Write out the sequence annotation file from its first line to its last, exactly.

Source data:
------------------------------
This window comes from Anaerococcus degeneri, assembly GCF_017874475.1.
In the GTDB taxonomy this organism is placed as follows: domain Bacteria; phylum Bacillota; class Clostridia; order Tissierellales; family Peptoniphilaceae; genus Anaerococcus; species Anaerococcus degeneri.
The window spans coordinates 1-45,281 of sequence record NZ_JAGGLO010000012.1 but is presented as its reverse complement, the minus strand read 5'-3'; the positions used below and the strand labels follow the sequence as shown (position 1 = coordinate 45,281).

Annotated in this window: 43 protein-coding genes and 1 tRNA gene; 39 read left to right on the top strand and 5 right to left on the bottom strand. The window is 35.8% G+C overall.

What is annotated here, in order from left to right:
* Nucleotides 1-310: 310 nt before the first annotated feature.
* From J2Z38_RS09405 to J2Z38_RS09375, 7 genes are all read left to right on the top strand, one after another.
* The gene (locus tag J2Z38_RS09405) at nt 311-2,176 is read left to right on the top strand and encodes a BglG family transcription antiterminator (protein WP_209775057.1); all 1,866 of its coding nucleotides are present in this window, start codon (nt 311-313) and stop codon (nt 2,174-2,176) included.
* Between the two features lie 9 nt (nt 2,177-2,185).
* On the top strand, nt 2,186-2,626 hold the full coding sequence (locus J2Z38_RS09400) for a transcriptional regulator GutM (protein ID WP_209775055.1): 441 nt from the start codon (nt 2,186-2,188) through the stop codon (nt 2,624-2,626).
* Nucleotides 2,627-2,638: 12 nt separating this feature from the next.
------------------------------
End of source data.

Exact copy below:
This window comes from Anaerococcus degeneri, assembly GCF_017874475.1.
In the GTDB taxonomy this organism is placed as follows: domain Bacteria; phylum Bacillota; class Clostridia; order Tissierellales; family Peptoniphilaceae; genus Anaerococcus; species Anaerococcus degeneri.
The window spans coordinates 1-45,281 of sequence record NZ_JAGGLO010000012.1 but is presented as its reverse complement, the minus strand read 5'-3'; the positions used below and the strand labels follow the sequence as shown (position 1 = coordinate 45,281).

Annotated in this window: 43 protein-coding genes and 1 tRNA gene; 39 read left to right on the top strand and 5 right to left on the bottom strand. The window is 35.8% G+C overall.

What is annotated here, in order from left to right:
* Nucleotides 1-310: 310 nt before the first annotated feature.
* From J2Z38_RS09405 to J2Z38_RS09375, 7 genes are all read left to right on the top strand, one after another.
* The gene (locus tag J2Z38_RS09405) at nt 311-2,176 is read left to right on the top strand and encodes a BglG family transcription antiterminator (protein WP_209775057.1); all 1,866 of its coding nucleotides are present in this window, start codon (nt 311-313) and stop codon (nt 2,174-2,176) included.
* Between the two features lie 9 nt (nt 2,177-2,185).
* On the top strand, nt 2,186-2,626 hold the full coding sequence (locus J2Z38_RS09400) for a transcriptional regulator GutM (protein ID WP_209775055.1): 441 nt from the start codon (nt 2,186-2,188) through the stop codon (nt 2,624-2,626).
* Nucleotides 2,627-2,638: 12 nt separating this feature from the next.